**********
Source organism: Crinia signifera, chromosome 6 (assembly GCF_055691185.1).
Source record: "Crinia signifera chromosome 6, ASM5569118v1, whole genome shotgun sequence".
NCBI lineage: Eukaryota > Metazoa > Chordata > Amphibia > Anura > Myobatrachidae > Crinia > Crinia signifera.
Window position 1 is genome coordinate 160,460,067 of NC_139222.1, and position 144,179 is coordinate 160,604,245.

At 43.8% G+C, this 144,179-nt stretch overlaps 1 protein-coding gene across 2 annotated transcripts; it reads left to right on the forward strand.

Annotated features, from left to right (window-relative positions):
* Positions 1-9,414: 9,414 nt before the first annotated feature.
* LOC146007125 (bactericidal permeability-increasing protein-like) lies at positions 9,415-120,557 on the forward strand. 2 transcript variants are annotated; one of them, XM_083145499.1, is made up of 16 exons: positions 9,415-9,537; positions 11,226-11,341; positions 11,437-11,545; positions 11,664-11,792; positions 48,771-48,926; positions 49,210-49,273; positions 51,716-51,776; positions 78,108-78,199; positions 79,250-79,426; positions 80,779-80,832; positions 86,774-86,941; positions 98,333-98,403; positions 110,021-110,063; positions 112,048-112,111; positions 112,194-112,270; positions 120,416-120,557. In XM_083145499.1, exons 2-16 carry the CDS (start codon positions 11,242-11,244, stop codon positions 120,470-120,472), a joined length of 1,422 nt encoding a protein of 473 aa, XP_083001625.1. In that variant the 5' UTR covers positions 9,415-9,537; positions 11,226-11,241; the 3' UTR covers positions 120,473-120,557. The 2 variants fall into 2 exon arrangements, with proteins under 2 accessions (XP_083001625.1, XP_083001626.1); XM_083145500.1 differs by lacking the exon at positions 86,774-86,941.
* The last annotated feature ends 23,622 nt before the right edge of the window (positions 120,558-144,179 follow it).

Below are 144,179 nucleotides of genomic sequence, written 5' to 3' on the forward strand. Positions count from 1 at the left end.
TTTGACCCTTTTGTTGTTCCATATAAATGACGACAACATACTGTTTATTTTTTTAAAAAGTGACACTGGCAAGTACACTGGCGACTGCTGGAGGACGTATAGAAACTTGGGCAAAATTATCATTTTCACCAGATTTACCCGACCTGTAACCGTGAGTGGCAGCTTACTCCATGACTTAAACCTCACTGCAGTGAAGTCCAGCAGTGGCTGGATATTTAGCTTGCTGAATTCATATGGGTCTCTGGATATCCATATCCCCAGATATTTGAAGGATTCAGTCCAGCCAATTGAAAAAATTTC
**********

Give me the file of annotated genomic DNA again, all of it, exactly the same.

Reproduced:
Source organism: Crinia signifera, chromosome 6 (assembly GCF_055691185.1).
Source record: "Crinia signifera chromosome 6, ASM5569118v1, whole genome shotgun sequence".
NCBI lineage: Eukaryota > Metazoa > Chordata > Amphibia > Anura > Myobatrachidae > Crinia > Crinia signifera.
Window position 1 is genome coordinate 160,460,067 of NC_139222.1, and position 144,179 is coordinate 160,604,245.

At 43.8% G+C, this 144,179-nt stretch overlaps 1 protein-coding gene across 2 annotated transcripts; it reads left to right on the forward strand.

Annotated features, from left to right (window-relative positions):
* Positions 1-9,414: 9,414 nt before the first annotated feature.
* LOC146007125 (bactericidal permeability-increasing protein-like) lies at positions 9,415-120,557 on the forward strand. 2 transcript variants are annotated; one of them, XM_083145499.1, is made up of 16 exons: positions 9,415-9,537; positions 11,226-11,341; positions 11,437-11,545; positions 11,664-11,792; positions 48,771-48,926; positions 49,210-49,273; positions 51,716-51,776; positions 78,108-78,199; positions 79,250-79,426; positions 80,779-80,832; positions 86,774-86,941; positions 98,333-98,403; positions 110,021-110,063; positions 112,048-112,111; positions 112,194-112,270; positions 120,416-120,557. In XM_083145499.1, exons 2-16 carry the CDS (start codon positions 11,242-11,244, stop codon positions 120,470-120,472), a joined length of 1,422 nt encoding a protein of 473 aa, XP_083001625.1. In that variant the 5' UTR covers positions 9,415-9,537; positions 11,226-11,241; the 3' UTR covers positions 120,473-120,557. The 2 variants fall into 2 exon arrangements, with proteins under 2 accessions (XP_083001625.1, XP_083001626.1); XM_083145500.1 differs by lacking the exon at positions 86,774-86,941.
* The last annotated feature ends 23,622 nt before the right edge of the window (positions 120,558-144,179 follow it).

Below are 144,179 nucleotides of genomic sequence, written 5' to 3' on the forward strand. Positions count from 1 at the left end.
TTTGACCCTTTTGTTGTTCCATATAAATGACGACAACATACTGTTTATTTTTTTAAAAAGTGACACTGGCAAGTACACTGGCGACTGCTGGAGGACGTATAGAAACTTGGGCAAAATTATCATTTTCACCAGATTTACCCGACCTGTAACCGTGAGTGGCAGCTTACTCCATGACTTAAACCTCACTGCAGTGAAGTCCAGCAGTGGCTGGATATTTAGCTTGCTGAATTCATATGGGTCTCTGGATATCCATATCCCCAGATATTTGAAGGATTCAGTCCAGCCAATTGAAAAAATTTC